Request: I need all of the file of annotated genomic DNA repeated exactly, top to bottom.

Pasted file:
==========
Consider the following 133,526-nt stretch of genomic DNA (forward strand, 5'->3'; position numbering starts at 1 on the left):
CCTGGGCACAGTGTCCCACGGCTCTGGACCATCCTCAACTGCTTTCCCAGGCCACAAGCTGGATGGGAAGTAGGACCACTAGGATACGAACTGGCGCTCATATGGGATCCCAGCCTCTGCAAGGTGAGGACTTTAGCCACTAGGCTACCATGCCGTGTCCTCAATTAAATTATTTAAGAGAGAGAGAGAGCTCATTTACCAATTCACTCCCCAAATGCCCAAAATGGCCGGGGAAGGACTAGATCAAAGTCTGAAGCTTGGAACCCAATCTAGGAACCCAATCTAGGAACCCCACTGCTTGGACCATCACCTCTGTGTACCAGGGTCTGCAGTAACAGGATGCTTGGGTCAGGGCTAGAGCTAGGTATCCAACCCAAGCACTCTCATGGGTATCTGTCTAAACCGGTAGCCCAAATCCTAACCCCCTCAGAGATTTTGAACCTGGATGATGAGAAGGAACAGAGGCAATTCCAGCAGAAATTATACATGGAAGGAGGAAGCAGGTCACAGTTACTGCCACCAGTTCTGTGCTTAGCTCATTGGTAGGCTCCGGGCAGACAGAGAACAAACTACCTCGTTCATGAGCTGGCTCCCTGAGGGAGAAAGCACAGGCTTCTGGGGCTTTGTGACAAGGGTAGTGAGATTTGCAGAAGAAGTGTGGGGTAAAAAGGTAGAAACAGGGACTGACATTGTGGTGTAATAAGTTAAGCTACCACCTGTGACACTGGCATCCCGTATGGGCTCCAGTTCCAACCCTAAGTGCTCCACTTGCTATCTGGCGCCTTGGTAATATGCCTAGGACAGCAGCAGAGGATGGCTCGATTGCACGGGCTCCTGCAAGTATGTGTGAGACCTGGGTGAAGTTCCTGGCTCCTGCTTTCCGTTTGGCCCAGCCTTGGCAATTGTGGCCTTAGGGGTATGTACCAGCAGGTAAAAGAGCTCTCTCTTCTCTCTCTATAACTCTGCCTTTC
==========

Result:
Consider the following 133,526-nt stretch of genomic DNA (forward strand, 5'->3'; position numbering starts at 1 on the left):
CCTGGGCACAGTGTCCCACGGCTCTGGACCATCCTCAACTGCTTTCCCAGGCCACAAGCTGGATGGGAAGTAGGACCACTAGGATACGAACTGGCGCTCATATGGGATCCCAGCCTCTGCAAGGTGAGGACTTTAGCCACTAGGCTACCATGCCGTGTCCTCAATTAAATTATTTAAGAGAGAGAGAGAGCTCATTTACCAATTCACTCCCCAAATGCCCAAAATGGCCGGGGAAGGACTAGATCAAAGTCTGAAGCTTGGAACCCAATCTAGGAACCCAATCTAGGAACCCCACTGCTTGGACCATCACCTCTGTGTACCAGGGTCTGCAGTAACAGGATGCTTGGGTCAGGGCTAGAGCTAGGTATCCAACCCAAGCACTCTCATGGGTATCTGTCTAAACCGGTAGCCCAAATCCTAACCCCCTCAGAGATTTTGAACCTGGATGATGAGAAGGAACAGAGGCAATTCCAGCAGAAATTATACATGGAAGGAGGAAGCAGGTCACAGTTACTGCCACCAGTTCTGTGCTTAGCTCATTGGTAGGCTCCGGGCAGACAGAGAACAAACTACCTCGTTCATGAGCTGGCTCCCTGAGGGAGAAAGCACAGGCTTCTGGGGCTTTGTGACAAGGGTAGTGAGATTTGCAGAAGAAGTGTGGGGTAAAAAGGTAGAAACAGGGACTGACATTGTGGTGTAATAAGTTAAGCTACCACCTGTGACACTGGCATCCCGTATGGGCTCCAGTTCCAACCCTAAGTGCTCCACTTGCTATCTGGCGCCTTGGTAATATGCCTAGGACAGCAGCAGAGGATGGCTCGATTGCACGGGCTCCTGCAAGTATGTGTGAGACCTGGGTGAAGTTCCTGGCTCCTGCTTTCCGTTTGGCCCAGCCTTGGCAATTGTGGCCTTAGGGGTATGTACCAGCAGGTAAAAGAGCTCTCTCTTCTCTCTCTATAACTCTGCCTTTC